As I've downsized my body over the years I've come to appreciate also the importance of downsizing the "stuff" around me as well. One important source of this growing awareness arose from my self-supported bicycle tours in which I realized how fulfilled I was with a healthy body, super cycling friends, my bike and a grand total of 30-35 pounds of belongings strapped onto my bike.
Human connection and wonderful experiences. What more could a person want?
A recent quote which resonated deeply: “the opposite of addiction is not sobriety. It is human connection.” Johann Hari. Here is a fascinating account about his investigative journalistic efforts unearthing "the rest of the story" of the War on Drugs, how our understanding of addiction is so faulty and how a better understanding of addiction can lead to such wonderful solutions (be sure to check out the "Rat Park" discussion in the article and think about how to apply the idea to our lives):
I remember the aching isolation that came with my addiction to food. No amount of junk food could ever fill that void.
But reclaiming my body and putting myself out into the world and soaking up human connection and wonderful experiences...!
It just doesn't get any better than that!
So in line with all of this thought comes the allure and fascination with Tiny Houses. What a wonderful trend! Some areas of the USA have found that rather than putting up the homeless in rat-trap hotels, if they give the homeless a true Tiny Home of their OWN these people not only begin to take pride in their ownership, but also begin to develop a sense of community with others in their Tiny House community. Instead of the isolation of locking themselves into each cubicle of rat-trap hotels, the dwellers of these Tiny Houses reach out and connect with each other. What a joyous use of our tax dollars!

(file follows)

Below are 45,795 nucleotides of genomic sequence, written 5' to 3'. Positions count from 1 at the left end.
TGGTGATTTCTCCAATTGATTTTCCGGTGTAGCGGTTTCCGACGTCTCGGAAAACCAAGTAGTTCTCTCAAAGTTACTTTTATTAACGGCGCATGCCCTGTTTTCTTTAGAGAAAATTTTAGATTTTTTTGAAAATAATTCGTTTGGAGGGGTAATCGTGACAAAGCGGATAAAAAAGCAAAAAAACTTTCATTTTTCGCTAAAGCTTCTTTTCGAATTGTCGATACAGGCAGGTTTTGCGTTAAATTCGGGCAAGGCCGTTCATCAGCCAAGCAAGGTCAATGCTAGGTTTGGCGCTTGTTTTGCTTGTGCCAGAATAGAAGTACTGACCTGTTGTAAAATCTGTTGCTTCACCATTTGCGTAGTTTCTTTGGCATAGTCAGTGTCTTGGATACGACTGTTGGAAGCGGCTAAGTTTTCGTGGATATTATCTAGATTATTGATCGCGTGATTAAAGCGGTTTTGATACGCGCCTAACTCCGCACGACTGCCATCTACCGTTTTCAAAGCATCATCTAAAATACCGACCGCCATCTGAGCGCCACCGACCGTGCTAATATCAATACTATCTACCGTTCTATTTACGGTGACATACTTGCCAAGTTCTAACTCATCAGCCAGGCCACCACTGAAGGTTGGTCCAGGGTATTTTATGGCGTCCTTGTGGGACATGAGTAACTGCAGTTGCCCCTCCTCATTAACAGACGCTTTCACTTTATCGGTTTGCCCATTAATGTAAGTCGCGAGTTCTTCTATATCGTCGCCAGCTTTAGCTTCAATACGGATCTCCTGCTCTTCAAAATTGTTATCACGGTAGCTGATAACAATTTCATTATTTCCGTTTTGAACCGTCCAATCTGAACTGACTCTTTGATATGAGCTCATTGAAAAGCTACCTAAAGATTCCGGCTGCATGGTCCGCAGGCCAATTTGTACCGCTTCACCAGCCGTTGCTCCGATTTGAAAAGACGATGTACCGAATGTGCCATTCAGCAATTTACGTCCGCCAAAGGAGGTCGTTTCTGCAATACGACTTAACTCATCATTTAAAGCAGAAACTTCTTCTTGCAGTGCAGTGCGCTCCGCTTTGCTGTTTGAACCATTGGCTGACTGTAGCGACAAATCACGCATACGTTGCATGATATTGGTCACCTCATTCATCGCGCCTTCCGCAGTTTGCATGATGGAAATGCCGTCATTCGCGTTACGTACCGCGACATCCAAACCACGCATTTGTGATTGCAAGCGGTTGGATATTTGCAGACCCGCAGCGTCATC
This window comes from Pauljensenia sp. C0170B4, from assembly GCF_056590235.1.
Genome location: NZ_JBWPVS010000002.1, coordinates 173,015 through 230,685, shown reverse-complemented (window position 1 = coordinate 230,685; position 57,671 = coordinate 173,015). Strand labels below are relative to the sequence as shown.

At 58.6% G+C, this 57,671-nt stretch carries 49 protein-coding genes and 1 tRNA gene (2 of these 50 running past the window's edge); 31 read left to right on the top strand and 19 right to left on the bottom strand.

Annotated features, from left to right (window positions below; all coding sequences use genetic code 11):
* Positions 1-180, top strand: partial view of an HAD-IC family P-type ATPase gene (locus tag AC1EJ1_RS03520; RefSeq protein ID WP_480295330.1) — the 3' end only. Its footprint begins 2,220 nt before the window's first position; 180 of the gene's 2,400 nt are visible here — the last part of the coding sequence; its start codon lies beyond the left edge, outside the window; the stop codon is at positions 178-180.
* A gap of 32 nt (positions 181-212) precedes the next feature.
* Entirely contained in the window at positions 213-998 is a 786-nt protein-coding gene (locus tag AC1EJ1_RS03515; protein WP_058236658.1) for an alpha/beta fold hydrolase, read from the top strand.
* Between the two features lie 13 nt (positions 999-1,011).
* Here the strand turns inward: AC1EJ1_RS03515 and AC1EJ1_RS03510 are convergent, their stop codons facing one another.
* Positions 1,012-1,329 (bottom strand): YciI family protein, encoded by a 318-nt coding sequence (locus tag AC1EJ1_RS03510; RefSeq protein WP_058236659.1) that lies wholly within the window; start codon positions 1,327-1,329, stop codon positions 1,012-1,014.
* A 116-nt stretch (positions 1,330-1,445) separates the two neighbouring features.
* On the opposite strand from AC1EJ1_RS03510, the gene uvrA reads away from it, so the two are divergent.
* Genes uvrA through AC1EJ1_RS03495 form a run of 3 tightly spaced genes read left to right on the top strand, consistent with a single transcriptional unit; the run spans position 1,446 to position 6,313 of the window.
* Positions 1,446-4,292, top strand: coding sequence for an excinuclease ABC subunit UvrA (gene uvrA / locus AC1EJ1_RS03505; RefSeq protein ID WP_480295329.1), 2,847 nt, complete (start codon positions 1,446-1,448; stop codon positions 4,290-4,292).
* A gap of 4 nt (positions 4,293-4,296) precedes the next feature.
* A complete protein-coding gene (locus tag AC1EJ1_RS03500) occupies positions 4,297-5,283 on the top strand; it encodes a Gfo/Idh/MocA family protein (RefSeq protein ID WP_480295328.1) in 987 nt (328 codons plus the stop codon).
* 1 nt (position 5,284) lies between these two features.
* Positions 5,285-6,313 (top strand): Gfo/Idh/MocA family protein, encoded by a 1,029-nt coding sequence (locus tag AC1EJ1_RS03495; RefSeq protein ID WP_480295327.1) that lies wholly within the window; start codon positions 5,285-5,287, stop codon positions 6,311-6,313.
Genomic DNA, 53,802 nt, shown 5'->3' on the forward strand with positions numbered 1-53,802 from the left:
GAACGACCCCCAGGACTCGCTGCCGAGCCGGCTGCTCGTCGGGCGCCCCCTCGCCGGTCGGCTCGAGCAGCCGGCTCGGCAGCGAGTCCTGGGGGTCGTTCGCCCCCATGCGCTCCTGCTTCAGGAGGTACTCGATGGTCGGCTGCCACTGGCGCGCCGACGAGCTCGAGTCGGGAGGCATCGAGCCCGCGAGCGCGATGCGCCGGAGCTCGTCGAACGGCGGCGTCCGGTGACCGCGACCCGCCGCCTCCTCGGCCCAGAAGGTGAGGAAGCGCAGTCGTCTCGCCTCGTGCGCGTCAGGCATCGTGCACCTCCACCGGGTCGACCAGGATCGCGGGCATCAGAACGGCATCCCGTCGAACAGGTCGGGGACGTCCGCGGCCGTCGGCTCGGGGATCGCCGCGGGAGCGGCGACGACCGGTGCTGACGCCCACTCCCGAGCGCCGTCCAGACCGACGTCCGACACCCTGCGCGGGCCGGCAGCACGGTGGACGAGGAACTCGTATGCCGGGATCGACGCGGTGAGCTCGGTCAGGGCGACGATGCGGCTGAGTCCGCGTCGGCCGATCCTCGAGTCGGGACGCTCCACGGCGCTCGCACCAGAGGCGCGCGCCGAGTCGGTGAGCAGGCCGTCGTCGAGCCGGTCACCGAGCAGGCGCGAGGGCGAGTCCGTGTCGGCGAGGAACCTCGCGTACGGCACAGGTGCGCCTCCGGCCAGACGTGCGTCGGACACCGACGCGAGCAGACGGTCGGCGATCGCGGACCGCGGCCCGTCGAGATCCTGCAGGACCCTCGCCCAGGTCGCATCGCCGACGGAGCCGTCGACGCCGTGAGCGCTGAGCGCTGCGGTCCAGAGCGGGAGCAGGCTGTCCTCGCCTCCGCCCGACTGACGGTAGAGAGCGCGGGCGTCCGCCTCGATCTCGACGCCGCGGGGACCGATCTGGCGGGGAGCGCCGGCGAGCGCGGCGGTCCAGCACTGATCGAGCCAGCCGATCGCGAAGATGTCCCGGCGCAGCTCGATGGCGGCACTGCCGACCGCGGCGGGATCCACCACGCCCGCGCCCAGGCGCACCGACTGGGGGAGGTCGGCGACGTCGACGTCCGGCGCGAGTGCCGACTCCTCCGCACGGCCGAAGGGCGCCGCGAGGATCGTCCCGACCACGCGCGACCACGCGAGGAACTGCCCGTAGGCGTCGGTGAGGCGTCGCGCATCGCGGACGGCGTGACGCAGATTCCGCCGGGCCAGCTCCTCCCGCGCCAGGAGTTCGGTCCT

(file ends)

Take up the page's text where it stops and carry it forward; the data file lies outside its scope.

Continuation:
While I don't live in a Tiny House, at least yet, I am beginning a significant effort to downsize not only my body but my "stuff" as well and hoping to prepare for at the very least tinier living quarters to further support my efforts to be out in the world and to connect with others.
Here is a wonderful account of a family who made the Tiny lifestyle "work" for themselves:
In the meantime I have noticed that my interest in purchasing "stuff" has downsized considerably. All those newspaper flyers & ads, those e-mails from various stores and shops? To the trash it goes!
As we prepare for yet another commercial holiday and all of its incessant clamor, I encourage folks to stop, take a deep breath and ask yourselves: what do we and our loved ones truly NEED?
Sustenance for the soul, for the human spirit...it's not out there on any store shelf. Look within, make those heartfelt connections, seek those enlivening experiences out in the world.
Yours in SPARK!